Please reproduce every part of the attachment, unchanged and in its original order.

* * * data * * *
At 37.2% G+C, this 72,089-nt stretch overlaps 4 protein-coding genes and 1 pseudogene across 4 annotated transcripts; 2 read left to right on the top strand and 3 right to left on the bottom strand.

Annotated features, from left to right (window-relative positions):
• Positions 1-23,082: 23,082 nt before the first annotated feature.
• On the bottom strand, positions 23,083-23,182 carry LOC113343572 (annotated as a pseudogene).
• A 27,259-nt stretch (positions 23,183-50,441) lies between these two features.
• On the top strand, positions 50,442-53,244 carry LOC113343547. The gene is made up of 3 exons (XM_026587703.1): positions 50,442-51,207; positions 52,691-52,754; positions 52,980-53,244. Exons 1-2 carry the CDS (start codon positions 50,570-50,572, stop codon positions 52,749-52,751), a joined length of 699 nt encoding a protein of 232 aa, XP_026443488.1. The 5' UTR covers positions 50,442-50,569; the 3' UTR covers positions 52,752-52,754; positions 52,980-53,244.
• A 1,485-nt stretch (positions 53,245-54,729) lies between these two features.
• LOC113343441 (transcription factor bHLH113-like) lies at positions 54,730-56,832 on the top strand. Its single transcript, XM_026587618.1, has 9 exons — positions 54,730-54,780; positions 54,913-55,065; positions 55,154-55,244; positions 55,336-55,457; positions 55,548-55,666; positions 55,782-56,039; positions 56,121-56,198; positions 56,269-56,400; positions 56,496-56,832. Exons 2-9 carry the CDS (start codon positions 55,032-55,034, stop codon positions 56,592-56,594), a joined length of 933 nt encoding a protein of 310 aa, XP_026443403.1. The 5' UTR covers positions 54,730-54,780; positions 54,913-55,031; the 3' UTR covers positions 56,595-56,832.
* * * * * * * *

At 37.2% G+C, this 72,089-nt stretch overlaps 4 protein-coding genes and 1 pseudogene across 4 annotated transcripts; 2 read left to right on the top strand and 3 right to left on the bottom strand.

Annotated features, from left to right (window-relative positions):
• Positions 1-23,082: 23,082 nt before the first annotated feature.
• On the bottom strand, positions 23,083-23,182 carry LOC113343572 (annotated as a pseudogene).
• A 27,259-nt stretch (positions 23,183-50,441) lies between these two features.
• On the top strand, positions 50,442-53,244 carry LOC113343547. The gene is made up of 3 exons (XM_026587703.1): positions 50,442-51,207; positions 52,691-52,754; positions 52,980-53,244. Exons 1-2 carry the CDS (start codon positions 50,570-50,572, stop codon positions 52,749-52,751), a joined length of 699 nt encoding a protein of 232 aa, XP_026443488.1. The 5' UTR covers positions 50,442-50,569; the 3' UTR covers positions 52,752-52,754; positions 52,980-53,244.
• A 1,485-nt stretch (positions 53,245-54,729) lies between these two features.
• LOC113343441 (transcription factor bHLH113-like) lies at positions 54,730-56,832 on the top strand. Its single transcript, XM_026587618.1, has 9 exons — positions 54,730-54,780; positions 54,913-55,065; positions 55,154-55,244; positions 55,336-55,457; positions 55,548-55,666; positions 55,782-56,039; positions 56,121-56,198; positions 56,269-56,400; positions 56,496-56,832. Exons 2-9 carry the CDS (start codon positions 55,032-55,034, stop codon positions 56,592-56,594), a joined length of 933 nt encoding a protein of 310 aa, XP_026443403.1. The 5' UTR covers positions 54,730-54,780; positions 54,913-55,031; the 3' UTR covers positions 56,595-56,832.